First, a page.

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Ross Shaw Sterling (February 11, 1875 – March 25, 1949) was a U.S. political figure. He was the 31st Governor of Texas between January 20, 1931 and January 17, 1933.

Sterling was born February 11, 1875 in Anahuac, Chambers County, Texas. He grew up on a farm and, after little formal education, began working as a clerk at the age of twelve. At the age of 21 he started his own merchandising business, and in 1911 he organized the Humble Oil Company.

In addition to oil, Sterling was also involved in a railroad, a newspaper, banking, and real estate in the Houston area, and was an active member of the Houston Port Commission. He served as chair of the Texas Highway Commission under Governor Dan Moody.

Ross Sterling's Mansion in the Montrose area of Houston was built in 1916

In 1925, Sterling's daughter Mildred married architect Wyatt C. Hedrick.

Sterling defeated former governor Miriam "Ma" Ferguson and several other candidates in the 1930 race for governor. During Sterling's term in office, the East Texas oil fields experienced rapid and uncontrolled development. The Railroad Commission of Texas attempted proration, but the courts struck the plan down. Because of the chaotic situation, Sterling declared martial law in four counties for six months. National Guard troops were sent to the oil fields to limit waste and control production. This action was later declared unwarranted by the federal district court and the U.S. Supreme Court, and the Railroad Commission's plan for proration was accepted. Cotton prices also suffered during Sterling's term in office.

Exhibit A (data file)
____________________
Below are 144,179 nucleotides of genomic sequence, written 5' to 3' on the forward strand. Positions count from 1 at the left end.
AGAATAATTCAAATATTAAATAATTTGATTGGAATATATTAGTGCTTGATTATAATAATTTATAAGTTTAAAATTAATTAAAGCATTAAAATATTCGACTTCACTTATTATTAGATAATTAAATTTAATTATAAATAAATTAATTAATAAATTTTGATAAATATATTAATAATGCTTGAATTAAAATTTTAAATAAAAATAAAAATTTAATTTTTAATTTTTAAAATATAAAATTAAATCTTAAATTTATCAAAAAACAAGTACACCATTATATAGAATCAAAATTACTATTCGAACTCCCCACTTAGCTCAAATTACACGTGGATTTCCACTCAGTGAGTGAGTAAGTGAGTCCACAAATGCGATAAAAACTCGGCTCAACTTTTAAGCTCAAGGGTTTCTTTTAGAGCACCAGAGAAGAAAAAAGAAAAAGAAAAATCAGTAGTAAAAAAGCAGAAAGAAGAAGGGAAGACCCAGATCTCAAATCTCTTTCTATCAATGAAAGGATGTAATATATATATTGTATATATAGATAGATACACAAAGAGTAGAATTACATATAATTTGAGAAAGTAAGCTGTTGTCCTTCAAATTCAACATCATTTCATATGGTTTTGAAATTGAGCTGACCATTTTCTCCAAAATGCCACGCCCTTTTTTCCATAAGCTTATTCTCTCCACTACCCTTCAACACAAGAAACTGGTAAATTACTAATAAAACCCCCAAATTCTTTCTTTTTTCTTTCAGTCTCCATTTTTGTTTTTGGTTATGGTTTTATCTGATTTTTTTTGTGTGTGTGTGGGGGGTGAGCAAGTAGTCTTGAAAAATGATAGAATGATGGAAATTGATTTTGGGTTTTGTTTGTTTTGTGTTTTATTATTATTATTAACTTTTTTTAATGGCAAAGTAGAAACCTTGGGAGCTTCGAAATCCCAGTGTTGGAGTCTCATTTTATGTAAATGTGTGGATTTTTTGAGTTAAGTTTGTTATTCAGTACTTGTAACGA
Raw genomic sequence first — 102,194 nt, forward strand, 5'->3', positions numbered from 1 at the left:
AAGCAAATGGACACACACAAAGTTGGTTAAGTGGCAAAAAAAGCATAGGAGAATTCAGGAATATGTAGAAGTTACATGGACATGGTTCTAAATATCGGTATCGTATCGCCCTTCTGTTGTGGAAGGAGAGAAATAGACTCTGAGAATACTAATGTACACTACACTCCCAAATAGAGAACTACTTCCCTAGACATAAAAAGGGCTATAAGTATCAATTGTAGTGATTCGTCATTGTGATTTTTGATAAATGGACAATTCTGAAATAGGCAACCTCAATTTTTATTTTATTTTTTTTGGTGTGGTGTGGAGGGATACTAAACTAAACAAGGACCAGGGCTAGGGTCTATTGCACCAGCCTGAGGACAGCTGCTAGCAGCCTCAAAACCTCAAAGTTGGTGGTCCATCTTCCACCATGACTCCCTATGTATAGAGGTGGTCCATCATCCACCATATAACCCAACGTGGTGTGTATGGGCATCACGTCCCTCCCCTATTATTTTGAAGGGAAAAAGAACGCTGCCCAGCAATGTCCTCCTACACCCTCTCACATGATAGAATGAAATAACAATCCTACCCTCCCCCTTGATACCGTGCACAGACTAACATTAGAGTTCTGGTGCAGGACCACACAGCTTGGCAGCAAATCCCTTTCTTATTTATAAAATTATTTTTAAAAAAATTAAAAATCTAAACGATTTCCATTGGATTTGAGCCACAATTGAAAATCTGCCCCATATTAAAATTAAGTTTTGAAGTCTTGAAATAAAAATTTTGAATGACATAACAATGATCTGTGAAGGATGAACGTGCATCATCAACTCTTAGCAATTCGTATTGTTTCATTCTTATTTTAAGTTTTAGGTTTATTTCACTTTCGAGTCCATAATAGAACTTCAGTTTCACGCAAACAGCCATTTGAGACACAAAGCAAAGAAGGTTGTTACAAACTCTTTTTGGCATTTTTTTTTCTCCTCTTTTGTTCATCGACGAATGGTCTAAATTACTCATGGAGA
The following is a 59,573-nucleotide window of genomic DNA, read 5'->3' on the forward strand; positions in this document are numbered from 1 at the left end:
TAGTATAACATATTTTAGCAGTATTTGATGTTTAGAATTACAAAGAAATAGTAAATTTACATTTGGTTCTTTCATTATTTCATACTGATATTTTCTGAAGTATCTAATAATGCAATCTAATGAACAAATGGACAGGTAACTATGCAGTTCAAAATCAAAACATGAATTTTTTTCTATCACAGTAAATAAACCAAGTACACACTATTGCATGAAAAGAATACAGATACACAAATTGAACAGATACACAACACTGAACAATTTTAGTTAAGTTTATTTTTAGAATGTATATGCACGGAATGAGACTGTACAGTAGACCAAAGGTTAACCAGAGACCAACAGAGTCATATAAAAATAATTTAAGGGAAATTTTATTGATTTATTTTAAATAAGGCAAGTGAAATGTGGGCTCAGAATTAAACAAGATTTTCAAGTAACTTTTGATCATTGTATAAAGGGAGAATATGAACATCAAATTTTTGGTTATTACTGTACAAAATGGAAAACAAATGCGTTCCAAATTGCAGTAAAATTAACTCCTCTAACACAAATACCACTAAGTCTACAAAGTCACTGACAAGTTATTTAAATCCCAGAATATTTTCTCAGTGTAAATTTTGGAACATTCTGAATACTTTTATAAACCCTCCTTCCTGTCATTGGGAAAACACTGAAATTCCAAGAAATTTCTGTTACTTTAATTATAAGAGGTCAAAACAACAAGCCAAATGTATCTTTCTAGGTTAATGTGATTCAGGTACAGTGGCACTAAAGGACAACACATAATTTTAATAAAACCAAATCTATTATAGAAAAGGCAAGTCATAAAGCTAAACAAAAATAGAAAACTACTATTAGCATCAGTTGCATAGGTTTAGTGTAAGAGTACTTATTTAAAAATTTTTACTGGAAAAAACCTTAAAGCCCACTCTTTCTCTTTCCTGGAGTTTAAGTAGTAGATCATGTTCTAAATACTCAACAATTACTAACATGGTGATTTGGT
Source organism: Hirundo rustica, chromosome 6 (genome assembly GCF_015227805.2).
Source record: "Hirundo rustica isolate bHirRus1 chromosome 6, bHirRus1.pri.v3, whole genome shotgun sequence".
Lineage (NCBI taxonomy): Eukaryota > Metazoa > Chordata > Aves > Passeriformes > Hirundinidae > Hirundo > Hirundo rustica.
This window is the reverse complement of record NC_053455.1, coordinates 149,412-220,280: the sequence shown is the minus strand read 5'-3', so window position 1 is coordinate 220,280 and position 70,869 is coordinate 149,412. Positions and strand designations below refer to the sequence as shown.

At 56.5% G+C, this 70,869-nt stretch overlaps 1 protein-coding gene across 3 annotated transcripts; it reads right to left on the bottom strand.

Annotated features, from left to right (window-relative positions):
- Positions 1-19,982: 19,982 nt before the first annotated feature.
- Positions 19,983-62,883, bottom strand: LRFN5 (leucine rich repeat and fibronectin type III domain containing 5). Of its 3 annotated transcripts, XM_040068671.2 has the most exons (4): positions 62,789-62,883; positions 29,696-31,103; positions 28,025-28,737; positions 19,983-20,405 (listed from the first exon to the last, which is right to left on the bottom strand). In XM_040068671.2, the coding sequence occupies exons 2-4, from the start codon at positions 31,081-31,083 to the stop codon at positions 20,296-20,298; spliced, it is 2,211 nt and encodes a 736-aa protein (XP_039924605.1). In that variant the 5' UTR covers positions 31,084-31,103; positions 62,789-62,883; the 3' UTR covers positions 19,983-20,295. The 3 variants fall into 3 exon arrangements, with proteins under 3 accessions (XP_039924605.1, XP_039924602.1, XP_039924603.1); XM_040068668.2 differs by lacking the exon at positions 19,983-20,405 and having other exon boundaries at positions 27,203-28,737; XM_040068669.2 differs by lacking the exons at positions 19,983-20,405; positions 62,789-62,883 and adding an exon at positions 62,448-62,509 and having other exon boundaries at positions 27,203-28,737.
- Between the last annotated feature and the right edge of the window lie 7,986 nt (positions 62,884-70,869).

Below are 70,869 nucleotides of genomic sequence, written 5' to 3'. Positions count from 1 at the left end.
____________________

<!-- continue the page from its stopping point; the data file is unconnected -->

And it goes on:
Governor Sterling was defeated by the person he defeated in the previous election, Miriam Ferguson, in his attempt at re-election in 1932. Ross Sterling died on March 25, 1949 at the age of 74.

Two Texas high schools, Sterling High School in Baytown, and Sterling High School in Houston, were named after him. In addition, his grand-nephew, Ross N. Sterling, became a United States federal judge in Texas.[1]

Sterling's former house, built around 1910, was moved in 1999 from 106 Westheimer Road to the intersection of Bagby and Rosalie where it was scheduled to undergo restoration.[2]


  1. ^ Steven Harmon Wilson, The Rise of Judicial Management in the U.S. District Court, Southern District of Texas (2002), p. 241-242.
  2. ^ "A monumental task." Houston Chronicle. April 3, 1999. A25 MetFront. Retrieved on November 15, 2009.

Further reading

  • Sterling, Ross S.; Kilman, Ed (2007). Ross Sterling, Texan: A Memoir by the Founder of Humble Oil and Refining Company. Austin: Univ. of Texas Press. ISBN 0292714424.  

External links

Political offices
Preceded by
Dan Moody
Governor of Texas
Succeeded by
Miriam A. Ferguson


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